While there are many different approaches creating architectural space, most architects agree that the primacy of the human is paramount to the creation of a successful design. We perceive architecture through our senses, interpret its scale in comparison to our bodies, and of course require architecture to protect our bodies from the forces of nature. For these reasons, designers often include human figures in their sketches to give a better sense of the scale and atmosphere of their design.
However, often these figures can be even more revealing. "Architects project themselves into the human figure," explains Noor Makkiya, who has collected a selection of figures from the sketches of the world's best-known architects. "So if we compare drawings from different architects, we frequently find differences in body shape and body activity, for practicing architects often represent their own ideologies as a reference for understanding the human physical condition."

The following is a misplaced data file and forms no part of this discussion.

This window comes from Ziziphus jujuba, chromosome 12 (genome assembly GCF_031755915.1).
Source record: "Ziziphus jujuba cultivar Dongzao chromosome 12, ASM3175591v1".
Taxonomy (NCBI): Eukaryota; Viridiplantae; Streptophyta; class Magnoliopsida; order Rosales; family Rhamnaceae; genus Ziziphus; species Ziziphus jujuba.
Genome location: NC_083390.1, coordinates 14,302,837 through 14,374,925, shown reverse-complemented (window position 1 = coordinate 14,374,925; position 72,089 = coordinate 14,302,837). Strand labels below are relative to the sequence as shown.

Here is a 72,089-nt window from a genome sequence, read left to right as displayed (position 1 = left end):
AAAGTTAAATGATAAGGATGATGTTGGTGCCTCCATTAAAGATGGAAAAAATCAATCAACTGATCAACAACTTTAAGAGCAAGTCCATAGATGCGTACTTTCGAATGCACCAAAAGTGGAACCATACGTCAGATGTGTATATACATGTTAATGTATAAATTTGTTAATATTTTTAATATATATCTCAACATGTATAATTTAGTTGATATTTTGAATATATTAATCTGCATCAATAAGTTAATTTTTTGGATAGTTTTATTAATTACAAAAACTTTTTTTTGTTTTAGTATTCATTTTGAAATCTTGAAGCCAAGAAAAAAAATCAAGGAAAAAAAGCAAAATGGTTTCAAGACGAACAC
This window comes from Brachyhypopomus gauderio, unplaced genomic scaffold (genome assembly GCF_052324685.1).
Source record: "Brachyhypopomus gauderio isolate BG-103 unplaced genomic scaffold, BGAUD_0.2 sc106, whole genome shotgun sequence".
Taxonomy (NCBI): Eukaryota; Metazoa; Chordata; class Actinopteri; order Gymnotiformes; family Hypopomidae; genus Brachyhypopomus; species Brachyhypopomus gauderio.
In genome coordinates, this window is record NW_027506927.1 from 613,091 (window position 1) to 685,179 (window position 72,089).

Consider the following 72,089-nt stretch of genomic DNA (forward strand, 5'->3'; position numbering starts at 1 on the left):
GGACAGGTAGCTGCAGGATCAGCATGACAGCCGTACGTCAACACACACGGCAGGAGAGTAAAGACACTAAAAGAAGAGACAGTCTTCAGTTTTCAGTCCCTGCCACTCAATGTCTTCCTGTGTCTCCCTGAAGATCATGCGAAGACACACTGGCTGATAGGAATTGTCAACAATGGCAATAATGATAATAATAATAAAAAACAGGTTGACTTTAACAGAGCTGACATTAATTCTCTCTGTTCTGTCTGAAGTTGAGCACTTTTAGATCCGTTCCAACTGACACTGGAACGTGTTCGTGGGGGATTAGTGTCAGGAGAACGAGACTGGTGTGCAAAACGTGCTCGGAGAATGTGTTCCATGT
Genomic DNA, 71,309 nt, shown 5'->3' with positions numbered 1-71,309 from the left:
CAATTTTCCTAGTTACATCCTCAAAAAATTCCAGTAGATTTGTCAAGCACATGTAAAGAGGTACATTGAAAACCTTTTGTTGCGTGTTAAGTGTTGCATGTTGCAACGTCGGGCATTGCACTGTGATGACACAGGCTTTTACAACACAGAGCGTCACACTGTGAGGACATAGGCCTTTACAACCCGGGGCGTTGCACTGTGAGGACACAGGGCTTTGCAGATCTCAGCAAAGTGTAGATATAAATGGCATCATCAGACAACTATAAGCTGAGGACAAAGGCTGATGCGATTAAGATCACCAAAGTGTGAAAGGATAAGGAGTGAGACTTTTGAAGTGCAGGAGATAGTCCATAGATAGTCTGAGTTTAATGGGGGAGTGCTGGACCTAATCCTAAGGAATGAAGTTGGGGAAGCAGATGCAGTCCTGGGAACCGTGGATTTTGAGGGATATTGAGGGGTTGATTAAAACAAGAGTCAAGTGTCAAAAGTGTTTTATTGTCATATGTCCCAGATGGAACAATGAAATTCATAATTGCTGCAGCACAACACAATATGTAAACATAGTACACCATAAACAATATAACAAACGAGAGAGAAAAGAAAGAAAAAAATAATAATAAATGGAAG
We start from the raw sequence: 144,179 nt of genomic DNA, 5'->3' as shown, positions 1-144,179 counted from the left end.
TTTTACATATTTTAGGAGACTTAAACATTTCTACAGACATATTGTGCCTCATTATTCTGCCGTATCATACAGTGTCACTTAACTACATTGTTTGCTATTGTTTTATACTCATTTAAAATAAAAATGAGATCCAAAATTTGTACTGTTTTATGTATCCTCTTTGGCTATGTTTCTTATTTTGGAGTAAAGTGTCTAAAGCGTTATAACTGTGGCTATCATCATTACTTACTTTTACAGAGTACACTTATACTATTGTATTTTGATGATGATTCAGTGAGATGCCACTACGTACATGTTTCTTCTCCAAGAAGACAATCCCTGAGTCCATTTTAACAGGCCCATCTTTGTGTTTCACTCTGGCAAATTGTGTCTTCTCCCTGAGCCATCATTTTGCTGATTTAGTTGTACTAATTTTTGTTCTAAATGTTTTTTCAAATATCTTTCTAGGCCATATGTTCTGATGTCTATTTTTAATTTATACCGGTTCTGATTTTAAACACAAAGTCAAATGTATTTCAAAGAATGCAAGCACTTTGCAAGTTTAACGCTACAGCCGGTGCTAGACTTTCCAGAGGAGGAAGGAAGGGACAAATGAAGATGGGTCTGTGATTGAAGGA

From the scientific body proportion studies used by Da Vinci and Le Corbusier, to the primitive figure used by Glenn Murcutt, to the creative explosion that is Frank Gehry's deconstructed human, read on to see the full set collected by Makkiya.
Correction update: Since its original posting one drawing has been removed from this article. The drawing was labeled as being by Antoni Gaudi, however it was in fact drawn by the sculptor Josep Maria Subirachs, the sculptor that worked on the facade of Gaudi's Sagrada Família.